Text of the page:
Birds of Winter
By Shaun Kernahan; courtesy photo
The state of Colorado is an outdoor enthusiast’s dream, and the same goes for birdwatchers. Douglas County happens to be one of the better places in the state for a beginning birdwatcher or an avid one. According to Colorado Parks & Wildlife, there have been more than 200 species of birds spotted in Roxborough State Park alone, and many of the common ones can be seen from a backyard right here in Castle Pines.
It is not an uncommon occurrence to have to stop for a minute or two when driving down Happy Canyon Road to wait for the wild turkeys to cross the road, or to hear the call of a black billed magpie while out on a morning walk, but there are some lesser-known birds in town too.
The apex predator when it comes to birds in the area, especially during the winter, is the golden eagle. According to eagles.org, they represent majesty, strength, courage and power, among other things, and you can’t help but observe that if you happen to have a close encounter with one.
At first, they can blend into the surrounding trees, as their golden-brown feathers match the bark of tall pine trees almost perfectly, but get close and you may notice the nearly three-foot-tall creature is muscle from head to toe. Eventually, the eagle will spot its next meal and spread its wings to unveil the massive six to seven-foot wingspan and take off, hitting speeds nearing 200 mph. Careful with pointing out an eagle in a nearby field to a young child though; there is a chance it just might be about to take off with a rabbit or other small creature in its talons.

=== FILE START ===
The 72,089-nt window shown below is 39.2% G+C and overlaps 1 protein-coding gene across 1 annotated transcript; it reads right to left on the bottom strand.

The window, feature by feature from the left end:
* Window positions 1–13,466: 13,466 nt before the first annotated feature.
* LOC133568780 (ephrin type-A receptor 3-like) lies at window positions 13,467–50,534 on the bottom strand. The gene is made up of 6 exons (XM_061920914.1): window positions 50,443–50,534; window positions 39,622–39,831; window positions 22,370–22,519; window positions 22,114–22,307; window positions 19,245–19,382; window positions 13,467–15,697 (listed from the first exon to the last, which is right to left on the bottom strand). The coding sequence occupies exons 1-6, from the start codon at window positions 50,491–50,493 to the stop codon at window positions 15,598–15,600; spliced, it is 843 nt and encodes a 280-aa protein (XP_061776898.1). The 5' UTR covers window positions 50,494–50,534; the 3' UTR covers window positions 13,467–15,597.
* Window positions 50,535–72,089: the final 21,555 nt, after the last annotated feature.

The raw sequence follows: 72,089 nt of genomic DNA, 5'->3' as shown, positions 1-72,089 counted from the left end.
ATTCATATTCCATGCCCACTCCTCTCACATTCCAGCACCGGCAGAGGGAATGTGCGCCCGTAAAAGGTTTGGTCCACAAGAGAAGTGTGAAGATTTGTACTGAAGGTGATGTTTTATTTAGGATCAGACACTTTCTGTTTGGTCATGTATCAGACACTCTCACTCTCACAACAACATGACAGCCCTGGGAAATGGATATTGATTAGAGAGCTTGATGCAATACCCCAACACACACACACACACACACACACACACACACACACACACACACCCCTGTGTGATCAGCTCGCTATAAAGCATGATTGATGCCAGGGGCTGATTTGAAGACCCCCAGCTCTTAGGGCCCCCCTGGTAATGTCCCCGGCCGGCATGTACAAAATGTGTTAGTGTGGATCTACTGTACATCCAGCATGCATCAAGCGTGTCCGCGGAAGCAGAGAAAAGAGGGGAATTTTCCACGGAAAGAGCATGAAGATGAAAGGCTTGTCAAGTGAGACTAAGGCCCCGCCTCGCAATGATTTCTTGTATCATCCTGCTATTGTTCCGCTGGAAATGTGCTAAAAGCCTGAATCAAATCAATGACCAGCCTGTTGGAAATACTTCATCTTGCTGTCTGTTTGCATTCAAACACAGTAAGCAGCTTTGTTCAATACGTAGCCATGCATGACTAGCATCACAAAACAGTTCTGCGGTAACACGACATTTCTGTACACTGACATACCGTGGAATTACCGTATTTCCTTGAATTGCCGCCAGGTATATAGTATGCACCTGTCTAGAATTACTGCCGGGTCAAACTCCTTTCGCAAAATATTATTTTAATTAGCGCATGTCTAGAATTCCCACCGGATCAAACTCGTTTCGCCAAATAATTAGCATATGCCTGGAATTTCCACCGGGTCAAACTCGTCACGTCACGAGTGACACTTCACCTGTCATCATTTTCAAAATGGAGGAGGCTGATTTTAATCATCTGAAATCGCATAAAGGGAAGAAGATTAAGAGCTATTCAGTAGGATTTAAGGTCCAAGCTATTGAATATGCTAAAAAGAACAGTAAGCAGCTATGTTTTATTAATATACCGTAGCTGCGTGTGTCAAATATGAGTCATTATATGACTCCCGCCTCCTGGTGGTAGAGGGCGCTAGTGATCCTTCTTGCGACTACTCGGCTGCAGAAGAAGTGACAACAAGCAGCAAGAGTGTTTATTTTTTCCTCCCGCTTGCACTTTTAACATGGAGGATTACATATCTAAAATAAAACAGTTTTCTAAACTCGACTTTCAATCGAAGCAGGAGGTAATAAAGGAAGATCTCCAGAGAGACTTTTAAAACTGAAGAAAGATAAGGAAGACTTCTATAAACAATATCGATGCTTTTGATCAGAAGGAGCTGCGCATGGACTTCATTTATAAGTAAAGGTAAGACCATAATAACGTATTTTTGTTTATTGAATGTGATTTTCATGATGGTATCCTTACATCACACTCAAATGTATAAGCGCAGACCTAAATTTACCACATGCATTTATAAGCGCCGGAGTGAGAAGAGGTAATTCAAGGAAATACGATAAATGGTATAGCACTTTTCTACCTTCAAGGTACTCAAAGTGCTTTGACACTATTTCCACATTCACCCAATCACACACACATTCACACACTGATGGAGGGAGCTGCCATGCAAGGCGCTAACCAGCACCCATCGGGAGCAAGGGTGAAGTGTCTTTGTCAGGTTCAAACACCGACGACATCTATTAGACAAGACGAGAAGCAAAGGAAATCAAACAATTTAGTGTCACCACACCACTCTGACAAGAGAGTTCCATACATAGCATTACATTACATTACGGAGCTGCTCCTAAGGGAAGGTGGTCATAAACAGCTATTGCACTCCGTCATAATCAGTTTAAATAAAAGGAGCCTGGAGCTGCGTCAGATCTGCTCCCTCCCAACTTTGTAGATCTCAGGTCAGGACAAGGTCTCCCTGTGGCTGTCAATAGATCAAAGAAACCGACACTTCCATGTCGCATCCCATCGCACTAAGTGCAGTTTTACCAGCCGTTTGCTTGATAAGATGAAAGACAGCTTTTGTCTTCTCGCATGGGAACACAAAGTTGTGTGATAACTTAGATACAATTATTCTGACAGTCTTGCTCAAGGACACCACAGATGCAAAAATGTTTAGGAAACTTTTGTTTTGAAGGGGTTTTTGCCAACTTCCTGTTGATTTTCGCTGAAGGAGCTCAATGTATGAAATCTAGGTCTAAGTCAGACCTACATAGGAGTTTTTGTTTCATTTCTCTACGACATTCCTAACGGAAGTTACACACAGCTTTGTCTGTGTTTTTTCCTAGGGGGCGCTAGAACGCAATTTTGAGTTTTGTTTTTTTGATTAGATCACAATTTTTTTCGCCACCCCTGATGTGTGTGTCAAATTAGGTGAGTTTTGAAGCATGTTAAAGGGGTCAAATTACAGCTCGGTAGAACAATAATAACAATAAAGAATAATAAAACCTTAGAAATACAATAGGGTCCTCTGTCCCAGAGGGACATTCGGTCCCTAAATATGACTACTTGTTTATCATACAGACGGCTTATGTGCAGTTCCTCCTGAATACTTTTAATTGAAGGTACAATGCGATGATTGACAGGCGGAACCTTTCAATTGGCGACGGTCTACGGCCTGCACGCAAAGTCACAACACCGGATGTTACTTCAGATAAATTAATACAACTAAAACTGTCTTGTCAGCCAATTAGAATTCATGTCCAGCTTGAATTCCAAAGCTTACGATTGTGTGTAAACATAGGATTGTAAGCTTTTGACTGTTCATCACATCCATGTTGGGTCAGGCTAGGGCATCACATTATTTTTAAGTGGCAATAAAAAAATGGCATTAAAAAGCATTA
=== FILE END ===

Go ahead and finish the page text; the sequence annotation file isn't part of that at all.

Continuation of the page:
Filling the skies this time of year are geese, and it is usually one of two types. The Canadian Goose is the darker colored one you see most often in the greater Denver area, while the plains to our east will fill with the white Snow Goose. Every February, Lamar hosts the High Plains Snow Goose Festival, drawing bird watchers of all experience to the area to see the thousands of geese hanging around the lakes and reservoirs in the area.
Unfortunately, not even a birdwatching festival is immune to the current times. According to the festival website, this year’s festivities were canceled due to the inability to secure insurance for the event.